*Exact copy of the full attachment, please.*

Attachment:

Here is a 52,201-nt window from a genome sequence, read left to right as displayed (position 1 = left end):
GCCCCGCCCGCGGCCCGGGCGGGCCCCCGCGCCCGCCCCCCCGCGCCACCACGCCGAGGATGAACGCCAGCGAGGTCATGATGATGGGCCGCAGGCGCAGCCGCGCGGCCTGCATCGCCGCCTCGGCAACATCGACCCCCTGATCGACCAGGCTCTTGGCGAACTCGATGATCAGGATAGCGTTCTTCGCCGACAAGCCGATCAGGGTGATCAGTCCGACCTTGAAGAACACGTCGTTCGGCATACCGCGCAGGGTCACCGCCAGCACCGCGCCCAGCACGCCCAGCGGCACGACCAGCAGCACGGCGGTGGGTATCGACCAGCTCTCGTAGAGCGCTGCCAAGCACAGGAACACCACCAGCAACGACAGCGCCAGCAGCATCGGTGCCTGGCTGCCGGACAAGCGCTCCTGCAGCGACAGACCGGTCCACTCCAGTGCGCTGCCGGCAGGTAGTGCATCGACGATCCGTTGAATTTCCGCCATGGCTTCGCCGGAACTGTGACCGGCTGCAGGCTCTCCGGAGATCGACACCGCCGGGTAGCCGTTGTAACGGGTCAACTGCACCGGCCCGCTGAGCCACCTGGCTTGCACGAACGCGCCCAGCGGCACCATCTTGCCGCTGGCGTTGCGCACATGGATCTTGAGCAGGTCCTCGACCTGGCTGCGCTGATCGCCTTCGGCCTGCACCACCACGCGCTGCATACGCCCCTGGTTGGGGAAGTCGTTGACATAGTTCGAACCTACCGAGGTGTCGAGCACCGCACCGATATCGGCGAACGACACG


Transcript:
Here is a 52,201-nt window from a genome sequence, read left to right as displayed (position 1 = left end):
GCCCCGCCCGCGGCCCGGGCGGGCCCCCGCGCCCGCCCCCCCGCGCCACCACGCCGAGGATGAACGCCAGCGAGGTCATGATGATGGGCCGCAGGCGCAGCCGCGCGGCCTGCATCGCCGCCTCGGCAACATCGACCCCCTGATCGACCAGGCTCTTGGCGAACTCGATGATCAGGATAGCGTTCTTCGCCGACAAGCCGATCAGGGTGATCAGTCCGACCTTGAAGAACACGTCGTTCGGCATACCGCGCAGGGTCACCGCCAGCACCGCGCCCAGCACGCCCAGCGGCACGACCAGCAGCACGGCGGTGGGTATCGACCAGCTCTCGTAGAGCGCTGCCAAGCACAGGAACACCACCAGCAACGACAGCGCCAGCAGCATCGGTGCCTGGCTGCCGGACAAGCGCTCCTGCAGCGACAGACCGGTCCACTCCAGTGCGCTGCCGGCAGGTAGTGCATCGACGATCCGTTGAATTTCCGCCATGGCTTCGCCGGAACTGTGACCGGCTGCAGGCTCTCCGGAGATCGACACCGCCGGGTAGCCGTTGTAACGGGTCAACTGCACCGGCCCGCTGAGCCACCTGGCTTGCACGAACGCGCCCAGCGGCACCATCTTGCCGCTGGCGTTGCGCACATGGATCTTGAGCAGGTCCTCGACCTGGCTGCGCTGATCGCCTTCGGCCTGCACCACCACGCGCTGCATACGCCCCTGGTTGGGGAAGTCGTTGACATAGTTCGAACCTACCGAGGTGTCGAGCACCGCACCGATATCGGCGAACGACACG